Risk Factors




Gender:  Women are 100X's more likely to develop breast cancer than men.

Age: Your chance of getting breast cancer increases as a woman gets older.

Genetic risk factors*: About 5 - 10% of breast cancers are thought to be linked to inherited changes (mutations) in certain genes.

Family History: Breast cancer risk is higher among women whose closet blood relatives have this disease.

Personal history of breast cancer: A woman with cancer in one breast has a greater chance of getting a new cancer in the other breast or in another part of the same breast.

Race: White women are more likely to develop breast cancer than other ethnic groups.

Dense Breast Tissue: It is harder for doctors to detect a problem on the mammograms for a woman with dense breast tissue.

Certain benign breast problems

Menstrual periods: Early onset of menstrual period (before age 12).  Generally the more menstrual cycles you have over a lifetime, the higher your breast cancer risk. [3]

Women with lobular carcinoma in situ (LCIS): Studies show that a LCIS diagnosis increases your risk of developing breast cancer by 7 to 11 times.


Obesity and a high-fat diet: Various studies link obesity and a high fat diet with an increased risk of breast cancer and heart disease. 

Physical inactivity - Women exercising for five or more hours per week experienced greater decrease in risk of developing invasive breast cancer compared to less active women.

Alcohol: Women who have 2 to 5 drinks daily, have about 1.5 times the higher risk than women who drink no alcohol.  

Long-term, post-menopausal use of combined estrogen and progestin (HRT) - Studies have shown that daily use of combined HRT increases a woman's chance of developing breast cancer by about 5% to 6% with each year of use.

Oral contraceptives: Studies have found that women using birth control pills have a slightly greater risk of breast cancer than women who have never used them. This risk seems to decline back to normal over time once the pills are stopped (in 10 years).

Environmental risk factors: Exposure to pesticides, or other chemicals, is currently being examined as a possible risk factor.

Number of childbirths: The more children a woman has given birth to, the lower her risk of breast cancer.  After the first child, each childbirth lowers risk. Women with no children have a small increase in breast cancer risk compared to women who have had more than one child [1].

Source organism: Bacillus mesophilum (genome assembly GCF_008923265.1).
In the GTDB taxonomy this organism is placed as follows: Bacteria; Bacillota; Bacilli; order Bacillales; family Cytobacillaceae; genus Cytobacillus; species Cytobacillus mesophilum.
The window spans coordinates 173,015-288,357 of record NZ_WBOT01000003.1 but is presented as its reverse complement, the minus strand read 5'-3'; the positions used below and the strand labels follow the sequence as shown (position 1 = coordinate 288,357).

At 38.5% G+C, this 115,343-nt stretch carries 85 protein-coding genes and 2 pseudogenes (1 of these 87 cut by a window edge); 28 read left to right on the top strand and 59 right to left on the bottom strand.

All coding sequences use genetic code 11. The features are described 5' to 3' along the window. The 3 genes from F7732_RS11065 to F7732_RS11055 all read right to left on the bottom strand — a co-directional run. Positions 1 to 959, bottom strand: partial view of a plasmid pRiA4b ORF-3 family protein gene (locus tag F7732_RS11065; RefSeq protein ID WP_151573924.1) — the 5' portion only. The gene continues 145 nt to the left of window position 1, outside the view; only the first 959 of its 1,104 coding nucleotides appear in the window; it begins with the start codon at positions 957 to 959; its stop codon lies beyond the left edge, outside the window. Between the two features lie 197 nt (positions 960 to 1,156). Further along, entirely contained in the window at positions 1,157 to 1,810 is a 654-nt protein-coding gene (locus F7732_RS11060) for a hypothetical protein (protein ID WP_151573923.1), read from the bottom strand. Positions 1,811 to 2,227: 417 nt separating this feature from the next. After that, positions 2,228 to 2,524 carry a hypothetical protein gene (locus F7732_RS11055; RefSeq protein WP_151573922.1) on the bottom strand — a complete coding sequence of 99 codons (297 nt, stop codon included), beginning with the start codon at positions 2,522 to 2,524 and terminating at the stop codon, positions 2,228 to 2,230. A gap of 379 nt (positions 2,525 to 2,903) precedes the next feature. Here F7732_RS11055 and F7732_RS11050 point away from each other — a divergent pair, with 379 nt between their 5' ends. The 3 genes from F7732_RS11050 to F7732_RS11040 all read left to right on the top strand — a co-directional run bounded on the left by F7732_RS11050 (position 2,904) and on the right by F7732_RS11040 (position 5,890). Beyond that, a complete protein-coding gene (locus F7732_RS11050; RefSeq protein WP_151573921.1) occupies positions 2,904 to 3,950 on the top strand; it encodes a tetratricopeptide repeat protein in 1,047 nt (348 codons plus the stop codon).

Age at childbirth: Women who have had no children or who had their first child after age 30 have a slightly higher breast cancer risk. [2]  


An ounce of prevention is worth a pound of cure. Despite all of the medical advances in the treatment of breast cancer (and the advances to come in the treatment of triple negative breast cancer), the best survival strategy is to prevent the onset of the disease.  Most researchers and physicians acknowledge that there is no fool proof prevention plan for breast cancer.  But many clinicians agree that there are some lifestyle changes that you can make to reduce your risk of developing triple negative breast cancer (TNBC) and other forms of breast cancer.  

* Although you can not change your genes, having a strong family history of breast cancer on EITHER your mother or father's side may mean you are at an increased risk for breast cancer.  Speak to your doctor about whether or not you should see a genetic counselor to consider getting tested.  This information can help you and your doctors tailor your care to reduce your risk for developing cancer.

What is a risk factor?

A risk factor is anything that may increase a person's chance of developing a disease. It may be an activity, such as smoking, diet, family history, or many other things. Different diseases, including cancers, have different risk factors.  In 1940, the lifetime risk of a woman developing breast cancer was 5%, or 1 out of 20 women would develop breast cancer within their lifetime.  In 2009, the American Cancer Society estimated that risk to be 13%, or almost 1 out of 8 women expected to develop breast cancer in their lifetime. 

But having a cancer risk factor, or even several of them, does not necessarily mean that a person will get cancer. Some women with one or more breast cancer risk factors never develop it, while most women with breast cancer have no apparent risk factors.  In many cases, it's not known why a woman gets breast cancer.  In fact, 75% of all women with breast cancer have no known risk factors.  


[1] Willett WC, Tamimi RM Chapter 20: Nongenetic Factors in the Causation of Breast Cancer, in Harris JR, Lippman ME, Morrow M, Osborne CK. Diseases of the Breast, 4th edition, Lippincott Williams & Wilkins, 2010.

[2] The American Cancer Society  http://www.cancer.org/Cancer/BreastCancer/DetailedGuide/breast-cancer-risk-factors

[3] Breast Cancer Research  "Triple-negative breast cancers are increased in black women regardless of age or body mass index" 2009; 11: R18

Last Medical Review: August 2010